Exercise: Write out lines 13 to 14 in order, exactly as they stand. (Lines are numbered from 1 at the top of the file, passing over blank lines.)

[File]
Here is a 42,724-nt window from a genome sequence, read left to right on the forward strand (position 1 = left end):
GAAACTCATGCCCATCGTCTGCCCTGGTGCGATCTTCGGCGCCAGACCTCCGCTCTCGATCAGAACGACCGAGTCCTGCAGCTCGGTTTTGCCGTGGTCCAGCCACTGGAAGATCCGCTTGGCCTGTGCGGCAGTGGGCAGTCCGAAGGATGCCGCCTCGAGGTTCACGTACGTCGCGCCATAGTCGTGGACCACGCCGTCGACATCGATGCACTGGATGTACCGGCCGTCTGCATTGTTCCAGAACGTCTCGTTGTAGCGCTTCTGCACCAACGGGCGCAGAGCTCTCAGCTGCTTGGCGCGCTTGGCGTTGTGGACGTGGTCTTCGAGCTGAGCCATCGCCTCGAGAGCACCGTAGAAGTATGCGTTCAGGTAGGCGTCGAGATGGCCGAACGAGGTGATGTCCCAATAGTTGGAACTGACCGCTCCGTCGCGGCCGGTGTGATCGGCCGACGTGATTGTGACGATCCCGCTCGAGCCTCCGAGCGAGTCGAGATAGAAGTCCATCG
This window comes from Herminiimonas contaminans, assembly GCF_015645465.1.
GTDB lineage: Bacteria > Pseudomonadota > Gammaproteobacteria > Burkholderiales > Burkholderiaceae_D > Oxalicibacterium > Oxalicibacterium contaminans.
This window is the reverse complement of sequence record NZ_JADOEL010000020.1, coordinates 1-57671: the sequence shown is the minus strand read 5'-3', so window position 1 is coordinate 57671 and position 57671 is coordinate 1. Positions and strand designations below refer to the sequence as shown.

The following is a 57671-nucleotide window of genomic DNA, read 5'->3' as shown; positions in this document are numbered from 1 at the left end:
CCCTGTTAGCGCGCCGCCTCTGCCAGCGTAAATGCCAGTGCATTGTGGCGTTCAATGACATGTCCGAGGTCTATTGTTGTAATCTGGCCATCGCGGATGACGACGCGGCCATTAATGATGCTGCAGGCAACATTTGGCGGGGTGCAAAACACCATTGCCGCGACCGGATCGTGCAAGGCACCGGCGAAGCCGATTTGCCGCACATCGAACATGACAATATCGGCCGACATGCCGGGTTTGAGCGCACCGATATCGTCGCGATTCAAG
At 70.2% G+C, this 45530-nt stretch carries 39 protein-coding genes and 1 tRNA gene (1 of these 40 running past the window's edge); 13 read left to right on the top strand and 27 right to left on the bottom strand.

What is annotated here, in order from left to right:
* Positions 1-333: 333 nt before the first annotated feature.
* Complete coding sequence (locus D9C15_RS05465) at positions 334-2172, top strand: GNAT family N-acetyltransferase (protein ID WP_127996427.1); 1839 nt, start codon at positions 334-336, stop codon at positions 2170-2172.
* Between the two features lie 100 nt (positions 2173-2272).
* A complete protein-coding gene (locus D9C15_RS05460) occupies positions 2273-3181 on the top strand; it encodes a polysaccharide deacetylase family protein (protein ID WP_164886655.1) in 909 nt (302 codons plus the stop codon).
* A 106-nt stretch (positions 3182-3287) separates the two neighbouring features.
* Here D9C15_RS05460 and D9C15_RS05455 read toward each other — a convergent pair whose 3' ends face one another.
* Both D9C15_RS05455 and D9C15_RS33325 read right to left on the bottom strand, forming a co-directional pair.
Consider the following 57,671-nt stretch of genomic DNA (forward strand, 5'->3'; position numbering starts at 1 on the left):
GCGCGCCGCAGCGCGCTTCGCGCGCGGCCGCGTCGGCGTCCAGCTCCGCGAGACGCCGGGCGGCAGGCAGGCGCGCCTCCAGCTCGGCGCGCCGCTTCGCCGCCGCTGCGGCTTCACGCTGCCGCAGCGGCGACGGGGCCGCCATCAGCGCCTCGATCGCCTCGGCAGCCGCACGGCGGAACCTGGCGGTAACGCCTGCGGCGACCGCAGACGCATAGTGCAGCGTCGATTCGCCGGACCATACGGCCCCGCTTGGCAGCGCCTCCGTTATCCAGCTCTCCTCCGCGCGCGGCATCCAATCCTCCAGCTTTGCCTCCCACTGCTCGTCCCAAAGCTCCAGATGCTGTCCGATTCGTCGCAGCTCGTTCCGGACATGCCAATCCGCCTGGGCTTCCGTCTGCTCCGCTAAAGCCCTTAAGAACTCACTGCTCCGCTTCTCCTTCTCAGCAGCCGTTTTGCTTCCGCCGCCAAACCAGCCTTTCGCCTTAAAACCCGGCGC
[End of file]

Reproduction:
* A complete protein-coding gene (locus D9C15_RS05460) occupies positions 2273-3181 on the top strand; it encodes a polysaccharide deacetylase family protein (protein ID WP_164886655.1) in 909 nt (302 codons plus the stop codon).
* A 106-nt stretch (positions 3182-3287) separates the two neighbouring features.